I was conservative on the first part of this stretch, saving for the big climb and dip just before the Last Chance aid station. But still there was little left in me as we were pulling close to Last Chance. I was having the typical negative thinking and argued with myself that I had already done way more than I had bargained for when I was at the same spot earlier in the race with Deborah. I mentioned to Mark that I was ready to pull out and walk the half mile to the Lodge. Though not in the same words, he basically told me that he had not pulled my sorry behind this far just to DNF five miles before the finish line. So we prescribed each other a short power nap at Last Chance. However, regardless how exhausted I felt, I could not nap, but still sat down in front of a gas space heater and tried to nap while the "Fugitive" with Harrison Ford was blasting on a big screen in front of me. Instead of napping I managed to get several cups of Letha's noodle soup plus some Coke in me. It helped me feel rejuvenated and I got up to make sure my Camelbak was reloaded for the last five miles. Though I had not been able to nap, Mark had managed to fall asleep and I had to yell out for him to wake up. Maybe I should just have left him asleep. Well, good I did not. That power nap had done him good and he was ahead of me the next three miles, often just outside my sight so I had to fight keeping up with him. I was pushing and pushing to stay alive, but it was a good thing. Both of us wanted to get this thing over and the wind was picking up so resting was not an option since relentless forward motion was the best way to stay warm. As we were approaching the last big steep hill down a mile and a half before the lodge, we saw some light ahead. Mark saw it first and I could feel how he sped up when he saw it. Here Mark did a smart thing. He had noticed how I was counting the runners I had past on this loop and he let me lead to reel in yet another runner. It was down hill and I was pushing as hard as I could with my screaming quads. Half way down we caught up to the runner and his pacer. It was a tight trail and I had to ask to be allowed to pass. And zoom, we were gone past him. After the race had finished the same runner (Steve Burgess) told me that I had left too much in my bag for this late in the race. What he did not notice, was that he could sit comfortably in a chair, while I was pacing around not able to find comfort anywhere, because I was completely spent and my stomach was not able to handle anything offered to it.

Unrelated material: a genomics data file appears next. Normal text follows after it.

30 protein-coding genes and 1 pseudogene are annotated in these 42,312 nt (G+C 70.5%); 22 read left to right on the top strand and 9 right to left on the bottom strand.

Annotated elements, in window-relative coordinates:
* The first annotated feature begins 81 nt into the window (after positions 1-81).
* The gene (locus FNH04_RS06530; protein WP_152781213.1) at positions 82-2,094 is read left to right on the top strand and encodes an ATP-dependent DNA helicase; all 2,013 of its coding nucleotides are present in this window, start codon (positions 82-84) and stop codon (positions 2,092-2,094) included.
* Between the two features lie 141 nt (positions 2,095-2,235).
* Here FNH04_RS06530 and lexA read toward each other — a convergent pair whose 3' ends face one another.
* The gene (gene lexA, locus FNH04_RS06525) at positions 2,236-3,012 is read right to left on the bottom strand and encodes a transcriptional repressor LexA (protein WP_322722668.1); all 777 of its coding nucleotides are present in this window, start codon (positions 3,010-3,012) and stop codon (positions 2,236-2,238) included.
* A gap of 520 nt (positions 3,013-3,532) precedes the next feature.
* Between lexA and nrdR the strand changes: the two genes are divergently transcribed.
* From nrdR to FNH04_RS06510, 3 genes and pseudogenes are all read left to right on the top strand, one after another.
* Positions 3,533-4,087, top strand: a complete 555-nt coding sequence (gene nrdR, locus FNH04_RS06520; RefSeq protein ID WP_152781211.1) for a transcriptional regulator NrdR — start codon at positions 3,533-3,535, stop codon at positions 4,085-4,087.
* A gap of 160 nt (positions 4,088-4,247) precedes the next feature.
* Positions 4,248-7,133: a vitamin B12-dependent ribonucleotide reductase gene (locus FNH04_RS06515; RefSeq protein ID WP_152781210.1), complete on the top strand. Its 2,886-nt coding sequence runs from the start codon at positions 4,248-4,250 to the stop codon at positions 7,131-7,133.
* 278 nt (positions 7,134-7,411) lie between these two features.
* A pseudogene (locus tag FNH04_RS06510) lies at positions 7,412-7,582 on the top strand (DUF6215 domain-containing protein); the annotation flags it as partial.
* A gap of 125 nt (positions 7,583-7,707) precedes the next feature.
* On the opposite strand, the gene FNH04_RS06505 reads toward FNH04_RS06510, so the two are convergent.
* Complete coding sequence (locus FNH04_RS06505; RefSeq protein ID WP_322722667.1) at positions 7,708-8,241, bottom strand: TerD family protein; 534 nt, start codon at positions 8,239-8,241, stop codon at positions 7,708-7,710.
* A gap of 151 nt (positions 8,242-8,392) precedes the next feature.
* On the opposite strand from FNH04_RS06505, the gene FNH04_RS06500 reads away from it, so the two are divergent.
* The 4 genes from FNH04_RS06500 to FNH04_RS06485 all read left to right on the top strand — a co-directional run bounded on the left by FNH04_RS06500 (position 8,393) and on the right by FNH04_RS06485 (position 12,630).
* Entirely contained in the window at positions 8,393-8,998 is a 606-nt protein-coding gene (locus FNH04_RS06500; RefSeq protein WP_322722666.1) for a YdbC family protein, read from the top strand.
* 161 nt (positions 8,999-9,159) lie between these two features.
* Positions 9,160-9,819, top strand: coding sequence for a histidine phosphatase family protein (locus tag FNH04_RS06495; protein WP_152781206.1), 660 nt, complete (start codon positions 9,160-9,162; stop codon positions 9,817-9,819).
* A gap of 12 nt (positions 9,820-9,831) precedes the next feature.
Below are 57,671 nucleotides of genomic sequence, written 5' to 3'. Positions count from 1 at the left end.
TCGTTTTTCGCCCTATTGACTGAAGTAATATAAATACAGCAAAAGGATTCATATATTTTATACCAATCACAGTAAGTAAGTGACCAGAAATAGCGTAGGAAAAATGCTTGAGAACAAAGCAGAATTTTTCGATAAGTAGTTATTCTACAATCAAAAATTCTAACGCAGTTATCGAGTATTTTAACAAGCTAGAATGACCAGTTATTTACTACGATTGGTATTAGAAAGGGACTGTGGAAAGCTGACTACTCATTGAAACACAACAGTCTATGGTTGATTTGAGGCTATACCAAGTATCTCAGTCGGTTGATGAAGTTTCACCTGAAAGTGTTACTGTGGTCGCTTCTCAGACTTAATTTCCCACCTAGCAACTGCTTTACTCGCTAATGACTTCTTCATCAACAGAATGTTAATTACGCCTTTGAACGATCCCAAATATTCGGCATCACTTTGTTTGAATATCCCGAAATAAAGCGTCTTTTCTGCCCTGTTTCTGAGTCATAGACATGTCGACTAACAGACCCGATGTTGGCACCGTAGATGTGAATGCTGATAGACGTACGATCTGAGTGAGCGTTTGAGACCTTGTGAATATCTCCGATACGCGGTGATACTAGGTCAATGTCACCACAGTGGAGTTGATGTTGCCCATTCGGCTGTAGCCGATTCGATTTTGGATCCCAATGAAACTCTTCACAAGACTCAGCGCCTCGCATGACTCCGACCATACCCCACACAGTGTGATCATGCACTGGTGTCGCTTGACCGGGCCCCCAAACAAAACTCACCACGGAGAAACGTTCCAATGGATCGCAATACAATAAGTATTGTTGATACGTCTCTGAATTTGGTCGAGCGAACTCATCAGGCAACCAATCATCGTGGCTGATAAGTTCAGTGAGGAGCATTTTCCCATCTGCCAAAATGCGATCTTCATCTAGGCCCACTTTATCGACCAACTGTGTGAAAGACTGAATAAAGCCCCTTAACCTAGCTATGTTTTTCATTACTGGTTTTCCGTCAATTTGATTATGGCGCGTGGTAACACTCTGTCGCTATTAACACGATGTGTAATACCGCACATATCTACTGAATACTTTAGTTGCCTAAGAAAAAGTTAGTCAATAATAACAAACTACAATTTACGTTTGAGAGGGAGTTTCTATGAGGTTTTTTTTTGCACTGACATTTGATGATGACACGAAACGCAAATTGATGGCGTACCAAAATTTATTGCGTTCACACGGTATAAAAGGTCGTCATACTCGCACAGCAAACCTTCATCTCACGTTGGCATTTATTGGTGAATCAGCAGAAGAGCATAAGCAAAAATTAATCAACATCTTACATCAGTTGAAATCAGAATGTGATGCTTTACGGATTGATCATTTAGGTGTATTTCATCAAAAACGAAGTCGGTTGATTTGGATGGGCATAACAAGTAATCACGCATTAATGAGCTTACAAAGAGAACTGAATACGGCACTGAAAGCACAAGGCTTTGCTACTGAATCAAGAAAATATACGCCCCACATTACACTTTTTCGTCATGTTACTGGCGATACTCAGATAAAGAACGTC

But it felt great to finish a race, which for long times looked like it would not end with a buckle. But it was not just a personal accomplishment. Lots and lots of people along the way that day had an important role in the outcome. For example, my Danish flag had started to fall off and Mark Dick had fixed my flag at Last Chance and helped lift my spirit again. And Letha with her ever so great advice gave me a caffeine tablet to help alleviate my swelling. And Annalise, who became designated as my pacer from Cross Roads to Last Chance. Sammy's great food I ate at the Lodge before taking off on the second loop. And the race officials (Linda and Joyce) who would not accept my DNF before I had sat down and ate something. Plus Josephie and David had given good advice on electrolytes that had helped during the run as well. The string of help had grown longer and longer. This was not my race, this was "our" race, me and my helpers, like Team Gr8 Dane. The Bandera 100K was a great experience and I am grateful to Joe and Joyce who can pull together so many great people to volunteer and give so much to participants like me, so we can complete enduring moments against the odds.